What is 'hermeneutics'?
Hermeneutics is the field of study concerned with the philosophy and science of interpretation -- especially the interpretation of communication.
"Biblical hermeneutics" is specifically concerned with the philosophy and science of interpreting the Biblical text. So Biblical hermeneutics would cover all of the following sorts of ...
The Hebrew and Greek terms for 'messenger' do have this natural overlap, and can cause contention in translation. The Latin Vulgate was the first translation which tried to separate the word into divine and human, by transliterating the Greek term αγγελος to create the Latin angelus for divine messengers, and 'translating' it properly for human ...
Here are a few proposals. I'll update this post as I learn more, or delete it if a better answer is posted that addresses these points.
1. Chiasmus is a way of structuring a literary unit... if it is not a literary unit, then it is not a chiasm.
Given the purpose of chiasmus -- to organize a literary unit, to make the literary unit more memorable, and ...
Warning. Giant wall of text from my master's thesis upcoming.
It is likely that the discount applied by the steward had no impact on his employer because of the practice of adding excessive commission to sales. The discount can be seen as the steward discounting his own commission in order to gain favor with the debtors.
The Parable of The Steward (...
Identification of genre is both simple and profoundly difficult.1 "Genre", by way of definition, is the technical name given to a "literary category". (Note that "genre can be used of other creative productions, but we're interested in texts in BH.SE.)
This answer has three main sections:
first, on locating a given text within some genre
second, on ...
The question as posed has done pretty much all the "homework" already! Here is how they look in Codex Leningrad:
In the scholarly literature, a fairly authoritative answer comes from Israel Yeivin's discussion in Introduction to the Tiberian Masorah (Scholars Press, 1985), § 81 (pp. 46-7) as well as Emanuel Tov, Textual Criticism of the Hebrew Bible (Van ...
Textual Witness Analysis
Here is what the Apparatus to NA28 (which omits the verse) indicates:1
ουαι δε (− 700. 892c) υμιν γραμματεις και Φαρισαιοι υποκριται οτι
κατεσθιετε τας (− Δ) οικιας των χηρων και (− 1424) προφασει μακρα
προσευχομενοι δια τουτο ληψεσθε περισσοτερον κριμα ƒ13 it vgcl syc
bomss (p. vs 12 K W Γ Δ 0102. 0107. 565. 579. 700. 892c....
The Idea in Brief
Very able Bible scholars in years past have addressed this question. Both the United Bible Society 4th Edition Greek New Testament (UBS4) and the Nestle-Aland 28th Edition (NA28) indicate that the verse in question would not appear to have appeared in the original versions of the text. There appear several reasons for this conclusion.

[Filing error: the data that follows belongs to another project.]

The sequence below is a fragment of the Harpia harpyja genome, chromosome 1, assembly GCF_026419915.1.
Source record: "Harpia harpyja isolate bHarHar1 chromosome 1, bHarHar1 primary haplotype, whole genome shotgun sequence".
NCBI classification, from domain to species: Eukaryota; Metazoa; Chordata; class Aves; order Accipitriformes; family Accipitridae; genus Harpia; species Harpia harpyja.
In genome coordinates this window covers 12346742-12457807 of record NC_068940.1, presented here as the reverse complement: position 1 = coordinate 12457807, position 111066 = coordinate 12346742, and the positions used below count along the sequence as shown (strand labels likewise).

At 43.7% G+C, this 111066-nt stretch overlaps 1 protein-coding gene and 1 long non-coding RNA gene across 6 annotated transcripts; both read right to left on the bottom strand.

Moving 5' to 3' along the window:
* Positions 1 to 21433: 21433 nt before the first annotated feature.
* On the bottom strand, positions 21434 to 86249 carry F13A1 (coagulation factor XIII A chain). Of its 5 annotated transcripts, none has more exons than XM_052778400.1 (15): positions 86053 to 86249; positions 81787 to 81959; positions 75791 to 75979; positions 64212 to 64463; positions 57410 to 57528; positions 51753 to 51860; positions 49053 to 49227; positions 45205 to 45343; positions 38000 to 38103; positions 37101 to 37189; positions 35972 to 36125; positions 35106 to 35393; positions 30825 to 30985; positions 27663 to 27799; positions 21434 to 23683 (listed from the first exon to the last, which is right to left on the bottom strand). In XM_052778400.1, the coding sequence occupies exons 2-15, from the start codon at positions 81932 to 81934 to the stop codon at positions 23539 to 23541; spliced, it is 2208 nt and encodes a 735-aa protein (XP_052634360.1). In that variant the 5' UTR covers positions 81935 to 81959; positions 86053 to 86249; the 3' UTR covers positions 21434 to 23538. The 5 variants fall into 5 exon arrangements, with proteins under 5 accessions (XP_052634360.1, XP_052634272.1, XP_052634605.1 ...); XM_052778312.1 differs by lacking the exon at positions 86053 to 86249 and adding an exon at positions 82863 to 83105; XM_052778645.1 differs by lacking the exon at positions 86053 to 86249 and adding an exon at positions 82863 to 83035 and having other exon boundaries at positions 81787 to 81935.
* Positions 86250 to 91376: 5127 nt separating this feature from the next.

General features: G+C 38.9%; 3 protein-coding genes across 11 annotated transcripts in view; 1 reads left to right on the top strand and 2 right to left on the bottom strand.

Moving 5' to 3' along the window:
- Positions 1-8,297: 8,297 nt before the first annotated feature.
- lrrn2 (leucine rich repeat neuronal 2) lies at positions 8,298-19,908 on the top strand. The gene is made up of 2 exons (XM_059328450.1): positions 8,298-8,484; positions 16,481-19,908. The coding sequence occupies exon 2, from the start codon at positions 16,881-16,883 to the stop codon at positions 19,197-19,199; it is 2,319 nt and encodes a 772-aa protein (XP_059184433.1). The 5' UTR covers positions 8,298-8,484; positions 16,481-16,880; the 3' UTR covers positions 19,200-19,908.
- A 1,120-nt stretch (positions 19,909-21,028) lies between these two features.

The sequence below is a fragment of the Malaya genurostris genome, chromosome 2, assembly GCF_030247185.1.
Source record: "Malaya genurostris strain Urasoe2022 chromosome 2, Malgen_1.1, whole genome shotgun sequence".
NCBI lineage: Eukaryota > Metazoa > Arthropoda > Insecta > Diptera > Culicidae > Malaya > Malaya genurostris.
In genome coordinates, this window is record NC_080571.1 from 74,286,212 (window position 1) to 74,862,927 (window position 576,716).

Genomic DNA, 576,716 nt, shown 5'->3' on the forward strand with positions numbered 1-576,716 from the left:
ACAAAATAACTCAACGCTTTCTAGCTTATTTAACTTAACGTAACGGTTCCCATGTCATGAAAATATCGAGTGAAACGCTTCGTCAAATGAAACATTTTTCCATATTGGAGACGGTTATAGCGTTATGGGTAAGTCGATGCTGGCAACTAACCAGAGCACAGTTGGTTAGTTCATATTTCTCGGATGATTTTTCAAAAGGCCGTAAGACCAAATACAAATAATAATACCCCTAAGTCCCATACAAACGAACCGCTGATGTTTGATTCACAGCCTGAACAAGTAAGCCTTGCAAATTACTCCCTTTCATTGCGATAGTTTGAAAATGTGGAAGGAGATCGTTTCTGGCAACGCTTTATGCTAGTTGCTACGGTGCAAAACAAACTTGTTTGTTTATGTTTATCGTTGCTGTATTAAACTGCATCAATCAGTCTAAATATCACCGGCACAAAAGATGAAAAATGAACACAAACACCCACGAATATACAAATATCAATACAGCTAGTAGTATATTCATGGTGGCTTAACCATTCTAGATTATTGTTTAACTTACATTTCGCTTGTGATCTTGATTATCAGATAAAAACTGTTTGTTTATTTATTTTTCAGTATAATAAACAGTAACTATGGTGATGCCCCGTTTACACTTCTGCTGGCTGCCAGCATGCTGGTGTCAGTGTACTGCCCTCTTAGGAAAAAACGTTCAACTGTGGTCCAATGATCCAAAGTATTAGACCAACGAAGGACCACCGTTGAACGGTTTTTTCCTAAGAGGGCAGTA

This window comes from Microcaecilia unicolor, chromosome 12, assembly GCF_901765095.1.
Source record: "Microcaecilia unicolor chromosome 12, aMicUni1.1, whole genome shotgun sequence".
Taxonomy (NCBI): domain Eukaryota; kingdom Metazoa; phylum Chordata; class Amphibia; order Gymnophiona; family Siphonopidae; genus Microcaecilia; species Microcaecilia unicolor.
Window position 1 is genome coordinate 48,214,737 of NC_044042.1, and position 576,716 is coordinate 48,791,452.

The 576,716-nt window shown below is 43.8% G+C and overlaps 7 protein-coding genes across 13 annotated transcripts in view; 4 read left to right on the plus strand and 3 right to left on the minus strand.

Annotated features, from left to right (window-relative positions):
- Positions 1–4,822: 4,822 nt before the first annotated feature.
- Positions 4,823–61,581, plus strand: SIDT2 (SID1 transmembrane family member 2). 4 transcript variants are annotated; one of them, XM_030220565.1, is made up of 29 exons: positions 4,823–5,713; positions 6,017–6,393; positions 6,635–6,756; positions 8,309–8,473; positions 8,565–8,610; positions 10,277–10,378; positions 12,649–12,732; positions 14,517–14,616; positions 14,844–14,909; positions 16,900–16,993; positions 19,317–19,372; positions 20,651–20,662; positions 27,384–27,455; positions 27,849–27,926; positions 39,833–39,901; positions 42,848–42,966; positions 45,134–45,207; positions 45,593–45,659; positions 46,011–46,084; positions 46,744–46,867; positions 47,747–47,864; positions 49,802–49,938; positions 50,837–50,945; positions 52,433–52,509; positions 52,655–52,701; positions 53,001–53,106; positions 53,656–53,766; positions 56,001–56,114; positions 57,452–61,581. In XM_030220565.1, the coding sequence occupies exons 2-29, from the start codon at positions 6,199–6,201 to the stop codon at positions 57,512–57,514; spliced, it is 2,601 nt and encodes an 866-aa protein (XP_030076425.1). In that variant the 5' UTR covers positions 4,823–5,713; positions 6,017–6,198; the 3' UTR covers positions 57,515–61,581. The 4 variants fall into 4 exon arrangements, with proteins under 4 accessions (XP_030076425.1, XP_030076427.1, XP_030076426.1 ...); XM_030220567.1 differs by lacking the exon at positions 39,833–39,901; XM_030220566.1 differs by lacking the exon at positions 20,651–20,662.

Is it possible to "bracket" your bias during interpretation, enabling you to essentially approach the text in an "unbiased" manner, despite the bias that is technically present?
It is possible to "bracket" a subset of your bias but not all of it.
As an analogy, if you do not like the look of a certain food you can agree to take a blind taste test to find ...
This will be a partial answer, intended primarily as a supplement to this answer, since she mentioned that she is an expert in Jewish approaches but not in Christian approaches. (I can't add anything to her answer on Jewish approaches, so I won't bother trying to cover that material!)
There are a variety of Christian approaches to the TaNaKh (i.e. the ...
I think it is clear that the final redactor(s) thought of Elohim as one, and therefore as the sole-one who created mankind (human beings).
The phrase 'Let us make...' is a borrowed-motif from other Ancient Near East cultures, and alludes to the concept of a Divine Council (Assembly) - something that the final redactor(s) believed based on the following ...
Vanhoozer answers your question somewhat himself in Is There a Meaning in the Text? (at least from his perspective). He states (emphasis added and comments in brackets added by me):
It is most important to distinguish literalistic from literal
interpretation. The former [literalistic] generates an unlettered, ultimately
illiterate reading—one ...
For OP: "Sitz im Leben" (German for "setting in life") is not itself an "approach", but is a fundamental component of "Form Criticism".
Sitz im Leben and Genre
I would like to add one caveat lector to the otherwise helpful answer from Richard. Richard was right to point out that Form Criticism combines the identification of a literary genre with the social ...
I may not fully understand your question, and it's difficult to parse what you're seeking, but the evidence would indicate that this story was actually a "stock trope" that Jesus leveraged to teach his audience about how to value people above possessions. In the below answer I attempt to address (Luke's) "authorial intent" in the way that he organized the ...